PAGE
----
Abstract and Keywords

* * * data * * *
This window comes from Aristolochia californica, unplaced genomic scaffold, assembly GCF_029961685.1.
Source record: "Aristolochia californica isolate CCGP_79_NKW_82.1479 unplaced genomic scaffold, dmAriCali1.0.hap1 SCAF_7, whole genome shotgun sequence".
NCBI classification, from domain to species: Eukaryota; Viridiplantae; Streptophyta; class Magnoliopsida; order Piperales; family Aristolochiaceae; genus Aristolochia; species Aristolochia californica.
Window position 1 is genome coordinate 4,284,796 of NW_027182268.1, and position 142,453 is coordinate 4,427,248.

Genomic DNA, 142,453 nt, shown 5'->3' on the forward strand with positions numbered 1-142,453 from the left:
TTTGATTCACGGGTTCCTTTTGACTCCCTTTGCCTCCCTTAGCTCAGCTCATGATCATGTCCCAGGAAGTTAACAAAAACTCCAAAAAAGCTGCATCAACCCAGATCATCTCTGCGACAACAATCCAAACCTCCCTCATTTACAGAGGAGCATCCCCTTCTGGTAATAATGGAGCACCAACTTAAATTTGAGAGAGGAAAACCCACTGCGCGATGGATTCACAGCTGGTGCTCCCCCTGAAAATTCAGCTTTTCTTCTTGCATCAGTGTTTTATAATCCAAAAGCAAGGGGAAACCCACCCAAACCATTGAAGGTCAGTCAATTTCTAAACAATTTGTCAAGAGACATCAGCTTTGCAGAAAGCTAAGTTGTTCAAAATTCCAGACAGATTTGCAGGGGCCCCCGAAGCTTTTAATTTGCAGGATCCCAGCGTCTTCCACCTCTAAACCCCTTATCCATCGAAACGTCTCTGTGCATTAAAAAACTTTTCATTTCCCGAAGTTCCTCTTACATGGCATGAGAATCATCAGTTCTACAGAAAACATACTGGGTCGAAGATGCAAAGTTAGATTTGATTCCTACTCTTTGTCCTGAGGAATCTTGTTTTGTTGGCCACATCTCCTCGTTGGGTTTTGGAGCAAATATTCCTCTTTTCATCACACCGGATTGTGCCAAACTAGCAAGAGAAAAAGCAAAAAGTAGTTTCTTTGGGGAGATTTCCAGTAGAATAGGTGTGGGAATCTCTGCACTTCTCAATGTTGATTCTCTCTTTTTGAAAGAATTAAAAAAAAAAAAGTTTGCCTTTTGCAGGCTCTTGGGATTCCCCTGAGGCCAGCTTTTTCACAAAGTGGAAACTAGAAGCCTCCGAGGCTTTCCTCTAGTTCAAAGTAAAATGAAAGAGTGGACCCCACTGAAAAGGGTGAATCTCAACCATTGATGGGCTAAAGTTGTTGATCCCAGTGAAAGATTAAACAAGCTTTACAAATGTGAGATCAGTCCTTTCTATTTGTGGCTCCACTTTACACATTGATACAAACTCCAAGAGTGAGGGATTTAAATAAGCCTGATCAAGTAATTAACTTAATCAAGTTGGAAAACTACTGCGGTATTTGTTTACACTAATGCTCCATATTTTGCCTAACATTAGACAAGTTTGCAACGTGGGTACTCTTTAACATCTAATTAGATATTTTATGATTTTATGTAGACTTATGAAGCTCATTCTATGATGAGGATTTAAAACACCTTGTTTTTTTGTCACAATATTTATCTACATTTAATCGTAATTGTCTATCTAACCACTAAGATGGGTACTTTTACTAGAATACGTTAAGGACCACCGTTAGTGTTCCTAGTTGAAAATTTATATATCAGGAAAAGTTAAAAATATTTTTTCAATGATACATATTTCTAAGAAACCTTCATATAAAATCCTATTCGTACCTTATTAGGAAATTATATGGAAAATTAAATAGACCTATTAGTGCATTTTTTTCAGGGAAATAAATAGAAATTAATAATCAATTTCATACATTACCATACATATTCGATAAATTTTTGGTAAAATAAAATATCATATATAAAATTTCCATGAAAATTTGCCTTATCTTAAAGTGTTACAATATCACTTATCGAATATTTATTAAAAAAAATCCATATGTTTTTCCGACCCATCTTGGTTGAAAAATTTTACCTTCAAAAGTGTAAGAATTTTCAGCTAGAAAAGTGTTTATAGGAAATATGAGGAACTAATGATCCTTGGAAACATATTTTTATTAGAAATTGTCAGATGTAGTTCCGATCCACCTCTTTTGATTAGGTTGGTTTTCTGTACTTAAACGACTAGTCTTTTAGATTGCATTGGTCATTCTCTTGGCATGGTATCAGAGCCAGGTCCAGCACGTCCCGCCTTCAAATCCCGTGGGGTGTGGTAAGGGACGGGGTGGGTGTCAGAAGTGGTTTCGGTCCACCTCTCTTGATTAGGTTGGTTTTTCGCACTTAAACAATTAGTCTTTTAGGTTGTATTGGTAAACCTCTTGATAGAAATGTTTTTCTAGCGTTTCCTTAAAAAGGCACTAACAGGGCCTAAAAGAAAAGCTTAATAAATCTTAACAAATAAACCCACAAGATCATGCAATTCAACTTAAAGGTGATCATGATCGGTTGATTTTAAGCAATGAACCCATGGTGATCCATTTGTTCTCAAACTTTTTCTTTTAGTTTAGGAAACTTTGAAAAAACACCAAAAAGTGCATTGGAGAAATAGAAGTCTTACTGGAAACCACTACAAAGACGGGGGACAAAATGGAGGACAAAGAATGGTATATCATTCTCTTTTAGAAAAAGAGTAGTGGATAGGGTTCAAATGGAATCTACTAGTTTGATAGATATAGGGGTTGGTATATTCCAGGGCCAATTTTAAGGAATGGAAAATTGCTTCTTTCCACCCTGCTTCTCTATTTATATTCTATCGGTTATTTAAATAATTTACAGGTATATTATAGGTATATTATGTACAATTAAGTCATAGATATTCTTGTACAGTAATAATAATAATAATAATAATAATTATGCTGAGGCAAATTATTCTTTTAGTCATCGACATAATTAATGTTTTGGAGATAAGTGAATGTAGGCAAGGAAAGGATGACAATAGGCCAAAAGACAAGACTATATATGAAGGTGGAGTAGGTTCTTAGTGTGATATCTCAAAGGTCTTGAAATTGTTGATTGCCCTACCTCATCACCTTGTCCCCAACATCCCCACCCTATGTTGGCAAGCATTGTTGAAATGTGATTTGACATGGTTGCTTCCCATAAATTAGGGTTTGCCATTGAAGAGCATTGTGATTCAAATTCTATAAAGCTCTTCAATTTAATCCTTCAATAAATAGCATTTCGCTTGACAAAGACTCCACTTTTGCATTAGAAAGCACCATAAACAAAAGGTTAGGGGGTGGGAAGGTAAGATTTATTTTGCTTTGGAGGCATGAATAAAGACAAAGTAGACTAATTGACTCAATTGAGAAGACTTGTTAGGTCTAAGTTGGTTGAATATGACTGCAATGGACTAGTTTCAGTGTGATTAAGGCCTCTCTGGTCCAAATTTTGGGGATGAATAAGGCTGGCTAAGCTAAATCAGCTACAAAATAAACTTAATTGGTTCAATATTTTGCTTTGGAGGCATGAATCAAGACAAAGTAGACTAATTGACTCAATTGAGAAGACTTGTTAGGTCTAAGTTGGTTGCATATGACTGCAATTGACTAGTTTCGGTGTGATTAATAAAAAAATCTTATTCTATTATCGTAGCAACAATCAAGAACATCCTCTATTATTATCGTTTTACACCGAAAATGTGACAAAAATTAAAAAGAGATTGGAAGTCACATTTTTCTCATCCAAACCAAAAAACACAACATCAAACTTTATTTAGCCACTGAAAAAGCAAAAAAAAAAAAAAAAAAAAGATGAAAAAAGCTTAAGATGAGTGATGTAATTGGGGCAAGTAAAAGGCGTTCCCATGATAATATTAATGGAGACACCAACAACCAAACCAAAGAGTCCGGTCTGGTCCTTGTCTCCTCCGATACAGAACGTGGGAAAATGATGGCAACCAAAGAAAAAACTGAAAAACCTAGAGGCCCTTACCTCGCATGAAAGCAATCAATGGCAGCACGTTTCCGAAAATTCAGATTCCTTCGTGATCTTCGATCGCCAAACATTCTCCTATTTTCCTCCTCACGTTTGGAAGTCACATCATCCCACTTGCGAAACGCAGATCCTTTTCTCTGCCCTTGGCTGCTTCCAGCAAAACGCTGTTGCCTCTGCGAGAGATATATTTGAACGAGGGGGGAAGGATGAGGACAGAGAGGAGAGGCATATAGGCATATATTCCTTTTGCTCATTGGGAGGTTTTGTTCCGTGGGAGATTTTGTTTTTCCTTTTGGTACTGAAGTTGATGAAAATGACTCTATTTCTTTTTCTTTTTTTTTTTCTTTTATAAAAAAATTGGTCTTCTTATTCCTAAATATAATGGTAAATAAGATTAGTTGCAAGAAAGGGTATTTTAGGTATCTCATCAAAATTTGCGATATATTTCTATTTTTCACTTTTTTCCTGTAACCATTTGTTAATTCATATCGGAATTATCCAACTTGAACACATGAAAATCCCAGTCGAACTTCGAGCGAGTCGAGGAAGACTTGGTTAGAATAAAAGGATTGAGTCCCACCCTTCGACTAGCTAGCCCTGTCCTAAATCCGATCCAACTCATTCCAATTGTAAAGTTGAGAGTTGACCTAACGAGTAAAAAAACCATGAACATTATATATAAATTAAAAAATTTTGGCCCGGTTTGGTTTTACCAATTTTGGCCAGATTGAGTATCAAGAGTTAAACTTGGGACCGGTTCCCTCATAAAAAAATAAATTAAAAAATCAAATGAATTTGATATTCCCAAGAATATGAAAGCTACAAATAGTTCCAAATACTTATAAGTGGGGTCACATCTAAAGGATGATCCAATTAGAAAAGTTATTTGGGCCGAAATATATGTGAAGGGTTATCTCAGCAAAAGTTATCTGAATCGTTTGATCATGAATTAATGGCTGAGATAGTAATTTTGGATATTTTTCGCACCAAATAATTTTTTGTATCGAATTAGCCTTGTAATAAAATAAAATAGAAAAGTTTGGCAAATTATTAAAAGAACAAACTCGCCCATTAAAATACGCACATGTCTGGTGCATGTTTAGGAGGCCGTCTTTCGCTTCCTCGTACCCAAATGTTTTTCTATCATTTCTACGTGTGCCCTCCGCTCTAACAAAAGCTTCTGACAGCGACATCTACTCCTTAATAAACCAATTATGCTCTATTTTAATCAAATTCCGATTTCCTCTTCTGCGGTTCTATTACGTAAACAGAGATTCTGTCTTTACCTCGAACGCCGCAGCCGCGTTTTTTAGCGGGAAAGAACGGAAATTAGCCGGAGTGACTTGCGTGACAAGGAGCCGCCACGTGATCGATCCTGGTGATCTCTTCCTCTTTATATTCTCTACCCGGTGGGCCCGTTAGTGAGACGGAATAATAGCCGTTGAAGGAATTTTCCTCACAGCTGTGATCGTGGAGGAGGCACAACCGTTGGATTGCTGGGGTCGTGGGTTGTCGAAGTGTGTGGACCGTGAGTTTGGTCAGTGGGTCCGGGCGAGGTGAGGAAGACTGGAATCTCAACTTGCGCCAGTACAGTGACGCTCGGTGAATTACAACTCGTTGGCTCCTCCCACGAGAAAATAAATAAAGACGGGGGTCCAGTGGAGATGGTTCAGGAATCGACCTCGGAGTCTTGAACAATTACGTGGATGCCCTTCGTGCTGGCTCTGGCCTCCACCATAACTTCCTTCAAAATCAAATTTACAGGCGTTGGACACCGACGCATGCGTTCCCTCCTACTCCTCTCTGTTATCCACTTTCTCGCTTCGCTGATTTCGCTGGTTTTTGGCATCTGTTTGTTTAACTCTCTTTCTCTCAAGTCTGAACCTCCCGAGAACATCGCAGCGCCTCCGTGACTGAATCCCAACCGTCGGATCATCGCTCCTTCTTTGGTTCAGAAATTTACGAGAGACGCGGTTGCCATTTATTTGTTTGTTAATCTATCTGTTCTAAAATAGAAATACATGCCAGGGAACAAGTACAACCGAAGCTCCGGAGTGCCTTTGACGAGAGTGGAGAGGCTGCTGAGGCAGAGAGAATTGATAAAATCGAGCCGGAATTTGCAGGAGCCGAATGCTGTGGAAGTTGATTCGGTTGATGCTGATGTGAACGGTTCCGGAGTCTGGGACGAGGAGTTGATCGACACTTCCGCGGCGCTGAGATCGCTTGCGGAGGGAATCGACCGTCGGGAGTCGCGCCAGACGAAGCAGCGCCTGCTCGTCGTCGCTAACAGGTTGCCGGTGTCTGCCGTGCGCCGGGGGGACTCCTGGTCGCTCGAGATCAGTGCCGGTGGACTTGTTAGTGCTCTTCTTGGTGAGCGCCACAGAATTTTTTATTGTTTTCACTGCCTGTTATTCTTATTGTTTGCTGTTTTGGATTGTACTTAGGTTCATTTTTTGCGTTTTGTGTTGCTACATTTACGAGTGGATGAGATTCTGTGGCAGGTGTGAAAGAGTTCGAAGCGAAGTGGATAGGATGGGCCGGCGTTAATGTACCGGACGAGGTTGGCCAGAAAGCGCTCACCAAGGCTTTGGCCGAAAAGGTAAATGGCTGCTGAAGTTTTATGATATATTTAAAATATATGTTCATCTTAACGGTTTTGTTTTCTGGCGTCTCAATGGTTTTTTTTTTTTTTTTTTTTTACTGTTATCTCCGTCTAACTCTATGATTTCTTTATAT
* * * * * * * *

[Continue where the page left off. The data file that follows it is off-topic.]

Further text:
This chapter examines the complete-concept theory central to Leibniz's Discourse on Metaphysics of 1686. It argues that this doctrine lies at the intersection of three great layers of thought: his reflections on individual history and destiny, his ontological intuition of what is considered a “complete being,” and his logically minded unified theory of concepts and truth. In addition, the chapter considers the relevance of the doctrine of complete concepts to Leibniz's concerns about theodicy, and argues that the complete-concept doctrine was never abandoned by Leibniz, even though it was sidelined after 1686 in favour of other approaches to the theory of substance.
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